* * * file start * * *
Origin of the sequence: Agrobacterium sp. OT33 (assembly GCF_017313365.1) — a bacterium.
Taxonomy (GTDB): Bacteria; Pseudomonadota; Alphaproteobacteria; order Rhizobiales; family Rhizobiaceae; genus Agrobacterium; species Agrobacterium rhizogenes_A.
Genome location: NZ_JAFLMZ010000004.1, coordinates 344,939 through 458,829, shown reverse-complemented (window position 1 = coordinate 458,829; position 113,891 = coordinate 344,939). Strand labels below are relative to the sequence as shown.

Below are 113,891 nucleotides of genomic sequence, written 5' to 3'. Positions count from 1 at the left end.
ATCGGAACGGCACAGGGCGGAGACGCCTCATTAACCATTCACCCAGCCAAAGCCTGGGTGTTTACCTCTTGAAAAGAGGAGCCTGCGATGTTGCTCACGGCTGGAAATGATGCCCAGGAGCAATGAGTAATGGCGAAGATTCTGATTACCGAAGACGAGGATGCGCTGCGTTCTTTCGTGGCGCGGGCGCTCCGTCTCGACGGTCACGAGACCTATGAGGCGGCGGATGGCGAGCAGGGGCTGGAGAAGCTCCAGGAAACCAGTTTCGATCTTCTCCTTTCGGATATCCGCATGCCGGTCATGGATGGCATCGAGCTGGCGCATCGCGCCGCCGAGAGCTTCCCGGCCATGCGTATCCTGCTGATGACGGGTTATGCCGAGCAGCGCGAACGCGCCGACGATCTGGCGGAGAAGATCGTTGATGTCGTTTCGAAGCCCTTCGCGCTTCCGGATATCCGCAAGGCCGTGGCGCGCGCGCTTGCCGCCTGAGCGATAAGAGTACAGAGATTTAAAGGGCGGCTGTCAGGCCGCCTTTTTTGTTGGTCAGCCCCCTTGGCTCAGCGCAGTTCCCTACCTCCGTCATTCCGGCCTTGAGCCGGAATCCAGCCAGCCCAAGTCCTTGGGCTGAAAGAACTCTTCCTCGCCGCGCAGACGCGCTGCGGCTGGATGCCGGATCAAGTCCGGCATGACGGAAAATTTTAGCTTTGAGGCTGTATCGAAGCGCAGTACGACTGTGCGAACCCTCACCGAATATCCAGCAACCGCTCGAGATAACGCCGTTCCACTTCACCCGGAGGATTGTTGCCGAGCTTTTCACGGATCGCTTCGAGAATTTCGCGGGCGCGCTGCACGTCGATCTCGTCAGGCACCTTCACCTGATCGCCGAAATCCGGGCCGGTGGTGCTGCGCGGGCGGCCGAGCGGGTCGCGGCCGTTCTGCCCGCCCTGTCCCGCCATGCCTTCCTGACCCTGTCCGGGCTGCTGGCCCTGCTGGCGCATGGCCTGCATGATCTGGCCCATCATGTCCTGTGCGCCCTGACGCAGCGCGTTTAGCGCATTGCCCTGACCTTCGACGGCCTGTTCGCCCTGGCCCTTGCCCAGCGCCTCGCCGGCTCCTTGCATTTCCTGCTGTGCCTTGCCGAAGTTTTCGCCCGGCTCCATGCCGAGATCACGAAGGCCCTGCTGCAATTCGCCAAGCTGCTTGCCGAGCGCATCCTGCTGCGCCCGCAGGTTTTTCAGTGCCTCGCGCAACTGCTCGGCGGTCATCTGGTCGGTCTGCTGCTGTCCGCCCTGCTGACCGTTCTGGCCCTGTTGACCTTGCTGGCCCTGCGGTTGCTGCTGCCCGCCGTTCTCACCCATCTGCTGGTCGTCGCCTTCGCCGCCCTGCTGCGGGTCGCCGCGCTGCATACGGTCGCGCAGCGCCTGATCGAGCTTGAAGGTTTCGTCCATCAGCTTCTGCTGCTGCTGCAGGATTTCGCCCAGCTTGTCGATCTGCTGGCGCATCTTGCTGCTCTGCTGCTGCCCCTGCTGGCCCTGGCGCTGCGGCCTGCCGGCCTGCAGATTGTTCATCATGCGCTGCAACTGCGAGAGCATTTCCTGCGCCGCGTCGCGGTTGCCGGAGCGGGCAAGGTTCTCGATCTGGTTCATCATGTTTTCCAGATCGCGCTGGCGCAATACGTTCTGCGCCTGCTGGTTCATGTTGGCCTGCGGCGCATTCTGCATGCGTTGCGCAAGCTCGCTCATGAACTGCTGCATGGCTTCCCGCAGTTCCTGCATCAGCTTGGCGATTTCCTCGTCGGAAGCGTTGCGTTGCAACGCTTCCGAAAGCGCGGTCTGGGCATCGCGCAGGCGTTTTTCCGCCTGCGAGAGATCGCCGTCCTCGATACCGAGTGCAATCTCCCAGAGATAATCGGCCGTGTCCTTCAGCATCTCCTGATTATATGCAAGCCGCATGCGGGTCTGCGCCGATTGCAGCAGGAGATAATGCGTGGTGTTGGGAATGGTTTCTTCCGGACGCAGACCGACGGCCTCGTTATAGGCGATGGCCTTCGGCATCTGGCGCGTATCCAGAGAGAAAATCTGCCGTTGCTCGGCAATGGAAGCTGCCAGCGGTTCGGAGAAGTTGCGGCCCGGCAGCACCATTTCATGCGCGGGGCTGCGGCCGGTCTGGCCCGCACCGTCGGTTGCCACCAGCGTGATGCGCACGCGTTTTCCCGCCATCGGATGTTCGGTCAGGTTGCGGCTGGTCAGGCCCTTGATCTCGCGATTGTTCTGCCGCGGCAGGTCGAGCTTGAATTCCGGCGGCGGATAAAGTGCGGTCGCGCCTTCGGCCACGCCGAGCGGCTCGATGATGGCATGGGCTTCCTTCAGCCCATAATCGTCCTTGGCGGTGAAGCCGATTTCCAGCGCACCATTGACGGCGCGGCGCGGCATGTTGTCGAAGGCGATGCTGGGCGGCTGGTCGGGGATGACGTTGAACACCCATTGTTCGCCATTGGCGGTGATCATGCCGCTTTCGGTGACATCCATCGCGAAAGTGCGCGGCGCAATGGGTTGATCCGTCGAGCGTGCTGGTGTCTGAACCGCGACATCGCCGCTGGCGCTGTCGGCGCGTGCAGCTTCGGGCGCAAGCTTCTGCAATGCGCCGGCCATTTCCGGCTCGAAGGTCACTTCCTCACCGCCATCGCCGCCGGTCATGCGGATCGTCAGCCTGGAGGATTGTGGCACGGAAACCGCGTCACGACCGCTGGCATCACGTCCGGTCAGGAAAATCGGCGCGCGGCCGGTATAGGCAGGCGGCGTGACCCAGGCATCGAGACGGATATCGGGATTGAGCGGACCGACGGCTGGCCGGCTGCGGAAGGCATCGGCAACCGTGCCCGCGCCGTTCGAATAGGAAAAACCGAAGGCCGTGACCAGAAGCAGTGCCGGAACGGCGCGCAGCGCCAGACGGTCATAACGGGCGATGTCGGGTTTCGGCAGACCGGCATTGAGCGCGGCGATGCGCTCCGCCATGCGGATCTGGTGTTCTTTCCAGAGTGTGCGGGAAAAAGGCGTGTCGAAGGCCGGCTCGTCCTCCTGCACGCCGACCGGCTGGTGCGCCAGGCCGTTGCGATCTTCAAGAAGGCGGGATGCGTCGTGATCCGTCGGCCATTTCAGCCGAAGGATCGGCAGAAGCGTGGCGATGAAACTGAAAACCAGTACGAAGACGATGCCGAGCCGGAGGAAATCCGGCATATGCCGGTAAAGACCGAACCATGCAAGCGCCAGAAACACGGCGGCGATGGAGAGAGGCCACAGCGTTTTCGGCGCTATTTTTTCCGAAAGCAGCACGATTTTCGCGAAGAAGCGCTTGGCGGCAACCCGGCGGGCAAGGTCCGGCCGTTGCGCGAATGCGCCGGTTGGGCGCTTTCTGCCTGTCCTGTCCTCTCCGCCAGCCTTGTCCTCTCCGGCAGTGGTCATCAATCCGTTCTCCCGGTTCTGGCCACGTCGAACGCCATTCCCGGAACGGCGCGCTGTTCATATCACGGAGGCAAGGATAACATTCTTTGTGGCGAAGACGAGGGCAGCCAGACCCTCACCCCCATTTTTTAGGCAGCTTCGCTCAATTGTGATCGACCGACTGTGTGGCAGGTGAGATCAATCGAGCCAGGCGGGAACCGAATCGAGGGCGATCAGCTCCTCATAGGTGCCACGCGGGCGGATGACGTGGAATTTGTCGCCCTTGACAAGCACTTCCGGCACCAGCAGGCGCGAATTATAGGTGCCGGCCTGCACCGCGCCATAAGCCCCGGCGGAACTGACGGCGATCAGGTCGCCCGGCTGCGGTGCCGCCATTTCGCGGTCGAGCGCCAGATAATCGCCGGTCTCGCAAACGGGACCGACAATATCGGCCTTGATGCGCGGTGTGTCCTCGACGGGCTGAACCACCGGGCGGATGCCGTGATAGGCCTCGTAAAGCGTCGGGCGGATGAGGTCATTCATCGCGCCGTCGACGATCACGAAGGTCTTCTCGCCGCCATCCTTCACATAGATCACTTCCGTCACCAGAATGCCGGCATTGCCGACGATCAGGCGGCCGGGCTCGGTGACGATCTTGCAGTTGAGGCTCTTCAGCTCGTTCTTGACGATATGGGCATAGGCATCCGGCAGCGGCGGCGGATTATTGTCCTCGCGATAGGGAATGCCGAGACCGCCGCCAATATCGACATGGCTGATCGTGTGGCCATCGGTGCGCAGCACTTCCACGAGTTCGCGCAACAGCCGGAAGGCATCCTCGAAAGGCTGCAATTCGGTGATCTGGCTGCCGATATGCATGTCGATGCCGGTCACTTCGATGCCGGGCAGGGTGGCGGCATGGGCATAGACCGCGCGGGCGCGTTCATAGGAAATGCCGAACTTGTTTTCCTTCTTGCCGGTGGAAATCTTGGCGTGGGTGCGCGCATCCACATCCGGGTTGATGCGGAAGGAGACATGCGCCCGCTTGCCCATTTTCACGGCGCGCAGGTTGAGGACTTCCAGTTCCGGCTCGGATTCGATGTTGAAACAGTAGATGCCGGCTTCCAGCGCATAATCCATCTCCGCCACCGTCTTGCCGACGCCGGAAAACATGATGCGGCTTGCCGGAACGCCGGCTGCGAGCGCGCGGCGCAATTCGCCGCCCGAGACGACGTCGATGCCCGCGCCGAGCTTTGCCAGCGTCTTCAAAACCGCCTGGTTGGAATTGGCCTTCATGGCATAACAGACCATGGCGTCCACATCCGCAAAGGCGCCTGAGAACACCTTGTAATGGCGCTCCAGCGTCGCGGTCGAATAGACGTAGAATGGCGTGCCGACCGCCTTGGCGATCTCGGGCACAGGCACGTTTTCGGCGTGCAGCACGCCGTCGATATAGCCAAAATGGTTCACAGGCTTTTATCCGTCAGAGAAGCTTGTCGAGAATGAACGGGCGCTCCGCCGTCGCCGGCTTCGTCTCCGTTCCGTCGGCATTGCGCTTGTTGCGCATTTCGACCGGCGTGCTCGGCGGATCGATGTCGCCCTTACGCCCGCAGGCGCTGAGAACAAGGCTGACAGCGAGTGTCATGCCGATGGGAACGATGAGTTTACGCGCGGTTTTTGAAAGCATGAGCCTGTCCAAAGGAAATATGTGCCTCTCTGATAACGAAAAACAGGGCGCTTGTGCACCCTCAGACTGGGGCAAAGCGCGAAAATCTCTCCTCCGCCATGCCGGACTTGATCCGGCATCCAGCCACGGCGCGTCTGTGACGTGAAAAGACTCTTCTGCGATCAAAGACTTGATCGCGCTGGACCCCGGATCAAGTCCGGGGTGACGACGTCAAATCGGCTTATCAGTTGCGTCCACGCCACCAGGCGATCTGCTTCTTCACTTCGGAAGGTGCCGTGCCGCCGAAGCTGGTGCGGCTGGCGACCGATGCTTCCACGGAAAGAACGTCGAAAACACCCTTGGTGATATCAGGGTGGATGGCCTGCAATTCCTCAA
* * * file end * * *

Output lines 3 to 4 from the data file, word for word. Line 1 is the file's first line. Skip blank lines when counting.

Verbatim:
Genome location: NZ_JAFLMZ010000004.1, coordinates 344,939 through 458,829, shown reverse-complemented (window position 1 = coordinate 458,829; position 113,891 = coordinate 344,939). Strand labels below are relative to the sequence as shown.

Below are 113,891 nucleotides of genomic sequence, written 5' to 3'. Positions count from 1 at the left end.